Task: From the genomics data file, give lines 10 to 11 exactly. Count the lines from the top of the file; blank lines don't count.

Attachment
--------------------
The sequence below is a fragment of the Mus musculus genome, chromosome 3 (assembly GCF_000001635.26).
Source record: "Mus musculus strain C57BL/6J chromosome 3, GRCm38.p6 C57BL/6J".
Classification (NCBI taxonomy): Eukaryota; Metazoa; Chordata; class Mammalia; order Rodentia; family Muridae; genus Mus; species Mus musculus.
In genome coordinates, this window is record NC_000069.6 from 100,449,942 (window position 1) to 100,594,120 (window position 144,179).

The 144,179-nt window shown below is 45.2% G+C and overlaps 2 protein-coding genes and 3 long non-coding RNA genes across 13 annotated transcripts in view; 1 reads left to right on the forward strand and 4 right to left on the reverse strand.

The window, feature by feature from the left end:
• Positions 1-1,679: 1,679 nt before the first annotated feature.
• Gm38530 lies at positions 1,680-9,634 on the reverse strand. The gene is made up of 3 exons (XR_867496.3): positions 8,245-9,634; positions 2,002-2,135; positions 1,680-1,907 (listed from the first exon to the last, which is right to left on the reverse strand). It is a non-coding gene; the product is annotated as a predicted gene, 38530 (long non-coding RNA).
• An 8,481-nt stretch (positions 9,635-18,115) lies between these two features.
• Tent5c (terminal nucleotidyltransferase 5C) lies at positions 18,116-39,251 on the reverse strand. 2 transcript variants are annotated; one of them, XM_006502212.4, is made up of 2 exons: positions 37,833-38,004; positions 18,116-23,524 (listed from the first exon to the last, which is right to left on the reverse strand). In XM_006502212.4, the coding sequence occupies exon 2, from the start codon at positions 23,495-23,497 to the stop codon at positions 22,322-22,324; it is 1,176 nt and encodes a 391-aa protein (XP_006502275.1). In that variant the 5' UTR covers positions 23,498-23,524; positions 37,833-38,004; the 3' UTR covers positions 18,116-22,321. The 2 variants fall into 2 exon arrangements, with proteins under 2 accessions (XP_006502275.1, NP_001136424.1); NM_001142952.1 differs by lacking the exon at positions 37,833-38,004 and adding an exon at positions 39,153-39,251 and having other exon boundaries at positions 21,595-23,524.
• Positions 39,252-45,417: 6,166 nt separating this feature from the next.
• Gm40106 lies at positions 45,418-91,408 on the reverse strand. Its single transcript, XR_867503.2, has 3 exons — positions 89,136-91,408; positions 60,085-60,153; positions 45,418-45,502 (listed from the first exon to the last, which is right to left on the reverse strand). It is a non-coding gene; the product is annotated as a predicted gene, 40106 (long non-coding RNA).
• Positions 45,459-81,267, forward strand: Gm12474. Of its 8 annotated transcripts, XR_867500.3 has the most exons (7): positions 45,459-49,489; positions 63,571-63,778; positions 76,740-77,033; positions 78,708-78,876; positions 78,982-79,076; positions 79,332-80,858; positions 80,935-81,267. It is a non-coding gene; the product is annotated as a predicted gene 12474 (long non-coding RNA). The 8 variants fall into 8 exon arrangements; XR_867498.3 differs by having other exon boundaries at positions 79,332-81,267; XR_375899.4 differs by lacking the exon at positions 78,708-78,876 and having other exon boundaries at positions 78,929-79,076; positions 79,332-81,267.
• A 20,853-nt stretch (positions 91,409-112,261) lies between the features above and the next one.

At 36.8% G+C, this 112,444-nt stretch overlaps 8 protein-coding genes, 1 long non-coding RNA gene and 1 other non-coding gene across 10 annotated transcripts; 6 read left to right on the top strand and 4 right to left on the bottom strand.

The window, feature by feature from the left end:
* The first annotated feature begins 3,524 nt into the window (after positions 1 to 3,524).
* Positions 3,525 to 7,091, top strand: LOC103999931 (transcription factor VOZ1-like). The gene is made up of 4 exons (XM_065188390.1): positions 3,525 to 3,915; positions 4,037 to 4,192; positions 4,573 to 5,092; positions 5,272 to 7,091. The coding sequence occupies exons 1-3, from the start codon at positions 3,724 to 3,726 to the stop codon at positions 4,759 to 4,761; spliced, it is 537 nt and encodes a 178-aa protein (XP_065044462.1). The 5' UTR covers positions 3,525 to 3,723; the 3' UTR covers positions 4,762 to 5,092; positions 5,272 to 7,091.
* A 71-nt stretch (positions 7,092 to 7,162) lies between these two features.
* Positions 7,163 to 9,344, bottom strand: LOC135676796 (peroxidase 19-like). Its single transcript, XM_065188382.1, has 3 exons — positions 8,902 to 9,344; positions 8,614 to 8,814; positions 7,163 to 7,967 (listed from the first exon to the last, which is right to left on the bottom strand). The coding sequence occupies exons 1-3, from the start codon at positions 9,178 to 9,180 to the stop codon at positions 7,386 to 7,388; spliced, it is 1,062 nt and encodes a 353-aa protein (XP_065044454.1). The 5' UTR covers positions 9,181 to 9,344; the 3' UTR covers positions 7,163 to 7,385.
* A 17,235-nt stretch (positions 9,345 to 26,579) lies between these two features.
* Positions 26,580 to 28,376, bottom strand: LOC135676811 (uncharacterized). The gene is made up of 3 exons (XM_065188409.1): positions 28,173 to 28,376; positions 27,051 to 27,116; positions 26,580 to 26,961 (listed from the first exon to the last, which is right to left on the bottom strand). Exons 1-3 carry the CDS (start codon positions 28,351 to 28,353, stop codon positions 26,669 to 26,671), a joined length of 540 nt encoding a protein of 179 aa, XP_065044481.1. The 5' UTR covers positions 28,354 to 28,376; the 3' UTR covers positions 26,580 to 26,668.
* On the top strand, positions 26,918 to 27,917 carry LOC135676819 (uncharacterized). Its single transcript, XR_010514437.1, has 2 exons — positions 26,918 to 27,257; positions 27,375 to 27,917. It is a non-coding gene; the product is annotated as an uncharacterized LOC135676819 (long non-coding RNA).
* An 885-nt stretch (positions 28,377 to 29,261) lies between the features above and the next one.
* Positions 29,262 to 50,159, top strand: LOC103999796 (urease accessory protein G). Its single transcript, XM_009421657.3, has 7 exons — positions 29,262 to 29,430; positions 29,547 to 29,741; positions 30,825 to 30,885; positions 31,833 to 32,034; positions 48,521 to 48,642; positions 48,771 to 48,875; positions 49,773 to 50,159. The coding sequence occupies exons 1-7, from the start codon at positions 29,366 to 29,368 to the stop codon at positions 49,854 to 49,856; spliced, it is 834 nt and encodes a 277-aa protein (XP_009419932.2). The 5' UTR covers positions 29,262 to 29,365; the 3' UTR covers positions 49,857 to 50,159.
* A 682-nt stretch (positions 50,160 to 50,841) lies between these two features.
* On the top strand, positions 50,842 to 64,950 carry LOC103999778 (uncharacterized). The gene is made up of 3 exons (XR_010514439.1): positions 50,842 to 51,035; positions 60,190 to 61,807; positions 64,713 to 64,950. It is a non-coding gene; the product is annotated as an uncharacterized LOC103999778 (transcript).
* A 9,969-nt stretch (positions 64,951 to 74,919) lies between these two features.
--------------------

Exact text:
• Tent5c (terminal nucleotidyltransferase 5C) lies at positions 18,116-39,251 on the reverse strand. 2 transcript variants are annotated; one of them, XM_006502212.4, is made up of 2 exons: positions 37,833-38,004; positions 18,116-23,524 (listed from the first exon to the last, which is right to left on the reverse strand). In XM_006502212.4, the coding sequence occupies exon 2, from the start codon at positions 23,495-23,497 to the stop codon at positions 22,322-22,324; it is 1,176 nt and encodes a 391-aa protein (XP_006502275.1). In that variant the 5' UTR covers positions 23,498-23,524; positions 37,833-38,004; the 3' UTR covers positions 18,116-22,321. The 2 variants fall into 2 exon arrangements, with proteins under 2 accessions (XP_006502275.1, NP_001136424.1); NM_001142952.1 differs by lacking the exon at positions 37,833-38,004 and adding an exon at positions 39,153-39,251 and having other exon boundaries at positions 21,595-23,524.
• Positions 39,252-45,417: 6,166 nt separating this feature from the next.